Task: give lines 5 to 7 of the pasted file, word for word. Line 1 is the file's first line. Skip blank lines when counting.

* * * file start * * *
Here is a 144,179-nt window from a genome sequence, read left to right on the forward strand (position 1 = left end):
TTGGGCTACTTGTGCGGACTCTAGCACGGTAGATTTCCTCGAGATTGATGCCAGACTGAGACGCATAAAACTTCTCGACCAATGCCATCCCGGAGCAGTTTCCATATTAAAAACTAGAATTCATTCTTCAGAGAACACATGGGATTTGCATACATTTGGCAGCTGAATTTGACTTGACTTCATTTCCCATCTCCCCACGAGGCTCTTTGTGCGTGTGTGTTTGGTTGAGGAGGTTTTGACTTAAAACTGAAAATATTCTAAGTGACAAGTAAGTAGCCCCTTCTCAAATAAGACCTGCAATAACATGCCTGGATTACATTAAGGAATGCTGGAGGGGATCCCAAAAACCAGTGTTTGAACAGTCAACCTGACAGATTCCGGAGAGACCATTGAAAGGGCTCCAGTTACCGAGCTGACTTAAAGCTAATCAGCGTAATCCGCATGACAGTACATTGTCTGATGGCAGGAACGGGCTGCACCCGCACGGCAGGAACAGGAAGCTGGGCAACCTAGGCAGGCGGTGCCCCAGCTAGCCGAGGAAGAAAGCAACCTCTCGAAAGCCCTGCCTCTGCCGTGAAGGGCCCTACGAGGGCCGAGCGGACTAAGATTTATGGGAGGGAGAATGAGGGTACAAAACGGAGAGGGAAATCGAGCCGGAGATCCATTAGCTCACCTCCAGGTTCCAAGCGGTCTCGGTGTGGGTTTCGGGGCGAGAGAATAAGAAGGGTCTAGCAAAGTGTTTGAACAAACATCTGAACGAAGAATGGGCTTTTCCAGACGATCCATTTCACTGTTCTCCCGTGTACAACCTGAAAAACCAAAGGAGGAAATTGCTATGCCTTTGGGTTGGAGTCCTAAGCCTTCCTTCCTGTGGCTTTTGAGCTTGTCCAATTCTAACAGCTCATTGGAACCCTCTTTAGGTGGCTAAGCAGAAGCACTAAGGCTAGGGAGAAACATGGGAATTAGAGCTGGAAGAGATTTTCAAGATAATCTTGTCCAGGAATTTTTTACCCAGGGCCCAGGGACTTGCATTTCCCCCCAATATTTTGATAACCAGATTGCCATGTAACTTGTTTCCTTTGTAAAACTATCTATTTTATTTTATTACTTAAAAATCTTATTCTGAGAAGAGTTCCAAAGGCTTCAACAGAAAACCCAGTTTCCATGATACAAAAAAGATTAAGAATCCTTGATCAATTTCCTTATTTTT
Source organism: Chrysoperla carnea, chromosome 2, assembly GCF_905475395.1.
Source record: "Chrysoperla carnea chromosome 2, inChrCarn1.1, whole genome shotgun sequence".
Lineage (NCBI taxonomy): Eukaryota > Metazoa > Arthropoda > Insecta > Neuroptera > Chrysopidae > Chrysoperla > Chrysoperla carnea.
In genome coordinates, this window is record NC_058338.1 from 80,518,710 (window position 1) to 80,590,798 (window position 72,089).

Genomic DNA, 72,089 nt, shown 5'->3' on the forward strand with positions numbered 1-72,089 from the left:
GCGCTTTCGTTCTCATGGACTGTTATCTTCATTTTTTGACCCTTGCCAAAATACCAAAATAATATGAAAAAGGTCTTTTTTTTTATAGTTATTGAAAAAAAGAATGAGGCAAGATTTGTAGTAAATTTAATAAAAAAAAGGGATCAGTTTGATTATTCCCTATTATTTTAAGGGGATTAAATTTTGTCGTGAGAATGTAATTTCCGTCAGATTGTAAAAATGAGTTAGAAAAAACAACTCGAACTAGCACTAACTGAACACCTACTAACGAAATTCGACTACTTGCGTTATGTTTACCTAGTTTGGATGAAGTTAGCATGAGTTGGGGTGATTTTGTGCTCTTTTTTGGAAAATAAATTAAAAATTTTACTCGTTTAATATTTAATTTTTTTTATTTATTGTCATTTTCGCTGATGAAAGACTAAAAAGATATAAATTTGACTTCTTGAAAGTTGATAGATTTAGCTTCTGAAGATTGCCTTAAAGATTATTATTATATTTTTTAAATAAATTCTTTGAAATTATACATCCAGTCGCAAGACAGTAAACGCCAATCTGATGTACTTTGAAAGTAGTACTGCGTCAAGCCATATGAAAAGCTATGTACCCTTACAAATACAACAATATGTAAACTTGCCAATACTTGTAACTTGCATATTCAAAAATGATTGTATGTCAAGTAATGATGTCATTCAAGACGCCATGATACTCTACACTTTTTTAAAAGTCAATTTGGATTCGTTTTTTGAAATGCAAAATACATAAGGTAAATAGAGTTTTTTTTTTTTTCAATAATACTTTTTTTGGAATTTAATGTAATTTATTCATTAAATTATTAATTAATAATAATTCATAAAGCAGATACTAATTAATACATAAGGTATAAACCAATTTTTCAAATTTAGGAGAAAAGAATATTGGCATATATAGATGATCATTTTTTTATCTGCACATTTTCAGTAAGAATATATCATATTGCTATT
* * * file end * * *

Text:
Lineage (NCBI taxonomy): Eukaryota > Metazoa > Arthropoda > Insecta > Neuroptera > Chrysopidae > Chrysoperla > Chrysoperla carnea.
In genome coordinates, this window is record NC_058338.1 from 80,518,710 (window position 1) to 80,590,798 (window position 72,089).

Genomic DNA, 72,089 nt, shown 5'->3' on the forward strand with positions numbered 1-72,089 from the left: